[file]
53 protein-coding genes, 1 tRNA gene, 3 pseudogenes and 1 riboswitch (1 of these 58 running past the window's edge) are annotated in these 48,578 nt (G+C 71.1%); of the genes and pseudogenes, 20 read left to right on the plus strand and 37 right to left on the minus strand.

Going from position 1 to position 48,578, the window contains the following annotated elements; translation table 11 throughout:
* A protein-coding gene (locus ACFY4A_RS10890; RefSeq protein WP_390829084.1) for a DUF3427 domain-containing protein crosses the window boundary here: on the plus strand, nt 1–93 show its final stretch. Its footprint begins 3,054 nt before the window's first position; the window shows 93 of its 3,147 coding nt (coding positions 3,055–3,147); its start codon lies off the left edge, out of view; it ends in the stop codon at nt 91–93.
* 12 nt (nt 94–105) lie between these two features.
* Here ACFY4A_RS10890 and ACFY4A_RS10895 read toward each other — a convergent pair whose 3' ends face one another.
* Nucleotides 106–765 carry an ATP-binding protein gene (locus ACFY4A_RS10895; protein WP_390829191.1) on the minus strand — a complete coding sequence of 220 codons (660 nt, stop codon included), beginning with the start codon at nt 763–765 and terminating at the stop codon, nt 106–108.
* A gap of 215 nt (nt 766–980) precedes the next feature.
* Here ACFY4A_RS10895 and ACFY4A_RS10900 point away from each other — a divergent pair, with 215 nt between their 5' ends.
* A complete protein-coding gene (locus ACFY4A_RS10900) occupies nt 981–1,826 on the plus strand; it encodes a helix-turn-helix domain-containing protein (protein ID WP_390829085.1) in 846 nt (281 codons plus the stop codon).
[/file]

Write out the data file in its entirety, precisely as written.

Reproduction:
53 protein-coding genes, 1 tRNA gene, 3 pseudogenes and 1 riboswitch (1 of these 58 running past the window's edge) are annotated in these 48,578 nt (G+C 71.1%); of the genes and pseudogenes, 20 read left to right on the plus strand and 37 right to left on the minus strand.

Going from position 1 to position 48,578, the window contains the following annotated elements; translation table 11 throughout:
* A protein-coding gene (locus ACFY4A_RS10890; RefSeq protein WP_390829084.1) for a DUF3427 domain-containing protein crosses the window boundary here: on the plus strand, nt 1–93 show its final stretch. Its footprint begins 3,054 nt before the window's first position; the window shows 93 of its 3,147 coding nt (coding positions 3,055–3,147); its start codon lies off the left edge, out of view; it ends in the stop codon at nt 91–93.
* 12 nt (nt 94–105) lie between these two features.
* Here ACFY4A_RS10890 and ACFY4A_RS10895 read toward each other — a convergent pair whose 3' ends face one another.
* Nucleotides 106–765 carry an ATP-binding protein gene (locus ACFY4A_RS10895; protein WP_390829191.1) on the minus strand — a complete coding sequence of 220 codons (660 nt, stop codon included), beginning with the start codon at nt 763–765 and terminating at the stop codon, nt 106–108.
* A gap of 215 nt (nt 766–980) precedes the next feature.
* Here ACFY4A_RS10895 and ACFY4A_RS10900 point away from each other — a divergent pair, with 215 nt between their 5' ends.
* A complete protein-coding gene (locus ACFY4A_RS10900) occupies nt 981–1,826 on the plus strand; it encodes a helix-turn-helix domain-containing protein (protein ID WP_390829085.1) in 846 nt (281 codons plus the stop codon).